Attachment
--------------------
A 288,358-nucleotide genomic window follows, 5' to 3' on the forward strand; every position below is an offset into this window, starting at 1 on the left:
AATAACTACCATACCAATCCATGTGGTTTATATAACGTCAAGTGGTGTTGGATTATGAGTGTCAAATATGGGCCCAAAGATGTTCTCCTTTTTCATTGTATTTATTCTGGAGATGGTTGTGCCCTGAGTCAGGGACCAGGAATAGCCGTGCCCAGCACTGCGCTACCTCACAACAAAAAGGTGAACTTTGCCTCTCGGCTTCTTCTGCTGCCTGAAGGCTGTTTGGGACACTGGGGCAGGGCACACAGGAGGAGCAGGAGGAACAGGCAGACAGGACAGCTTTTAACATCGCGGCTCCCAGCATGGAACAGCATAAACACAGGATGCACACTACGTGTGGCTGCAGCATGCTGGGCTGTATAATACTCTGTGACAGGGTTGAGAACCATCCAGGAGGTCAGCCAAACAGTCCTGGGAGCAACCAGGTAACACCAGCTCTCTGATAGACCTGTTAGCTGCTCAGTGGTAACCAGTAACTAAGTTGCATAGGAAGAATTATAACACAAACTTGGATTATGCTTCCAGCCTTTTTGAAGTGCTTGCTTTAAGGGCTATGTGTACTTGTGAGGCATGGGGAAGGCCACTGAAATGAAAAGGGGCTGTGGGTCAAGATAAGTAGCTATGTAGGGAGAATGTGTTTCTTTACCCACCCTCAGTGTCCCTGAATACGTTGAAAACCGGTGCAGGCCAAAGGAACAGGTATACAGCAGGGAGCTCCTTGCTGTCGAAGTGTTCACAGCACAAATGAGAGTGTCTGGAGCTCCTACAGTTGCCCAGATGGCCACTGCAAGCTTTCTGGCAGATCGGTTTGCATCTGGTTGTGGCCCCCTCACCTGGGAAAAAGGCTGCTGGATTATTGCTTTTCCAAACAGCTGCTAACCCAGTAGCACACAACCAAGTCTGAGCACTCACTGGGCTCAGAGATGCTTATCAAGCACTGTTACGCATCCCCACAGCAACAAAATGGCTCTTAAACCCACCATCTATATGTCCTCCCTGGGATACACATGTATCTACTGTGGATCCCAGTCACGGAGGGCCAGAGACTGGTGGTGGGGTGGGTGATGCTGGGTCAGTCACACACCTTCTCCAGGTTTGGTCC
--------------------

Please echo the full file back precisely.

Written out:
A 288,358-nucleotide genomic window follows, 5' to 3' on the forward strand; every position below is an offset into this window, starting at 1 on the left:
AATAACTACCATACCAATCCATGTGGTTTATATAACGTCAAGTGGTGTTGGATTATGAGTGTCAAATATGGGCCCAAAGATGTTCTCCTTTTTCATTGTATTTATTCTGGAGATGGTTGTGCCCTGAGTCAGGGACCAGGAATAGCCGTGCCCAGCACTGCGCTACCTCACAACAAAAAGGTGAACTTTGCCTCTCGGCTTCTTCTGCTGCCTGAAGGCTGTTTGGGACACTGGGGCAGGGCACACAGGAGGAGCAGGAGGAACAGGCAGACAGGACAGCTTTTAACATCGCGGCTCCCAGCATGGAACAGCATAAACACAGGATGCACACTACGTGTGGCTGCAGCATGCTGGGCTGTATAATACTCTGTGACAGGGTTGAGAACCATCCAGGAGGTCAGCCAAACAGTCCTGGGAGCAACCAGGTAACACCAGCTCTCTGATAGACCTGTTAGCTGCTCAGTGGTAACCAGTAACTAAGTTGCATAGGAAGAATTATAACACAAACTTGGATTATGCTTCCAGCCTTTTTGAAGTGCTTGCTTTAAGGGCTATGTGTACTTGTGAGGCATGGGGAAGGCCACTGAAATGAAAAGGGGCTGTGGGTCAAGATAAGTAGCTATGTAGGGAGAATGTGTTTCTTTACCCACCCTCAGTGTCCCTGAATACGTTGAAAACCGGTGCAGGCCAAAGGAACAGGTATACAGCAGGGAGCTCCTTGCTGTCGAAGTGTTCACAGCACAAATGAGAGTGTCTGGAGCTCCTACAGTTGCCCAGATGGCCACTGCAAGCTTTCTGGCAGATCGGTTTGCATCTGGTTGTGGCCCCCTCACCTGGGAAAAAGGCTGCTGGATTATTGCTTTTCCAAACAGCTGCTAACCCAGTAGCACACAACCAAGTCTGAGCACTCACTGGGCTCAGAGATGCTTATCAAGCACTGTTACGCATCCCCACAGCAACAAAATGGCTCTTAAACCCACCATCTATATGTCCTCCCTGGGATACACATGTATCTACTGTGGATCCCAGTCACGGAGGGCCAGAGACTGGTGGTGGGGTGGGTGATGCTGGGTCAGTCACACACCTTCTCCAGGTTTGGTCC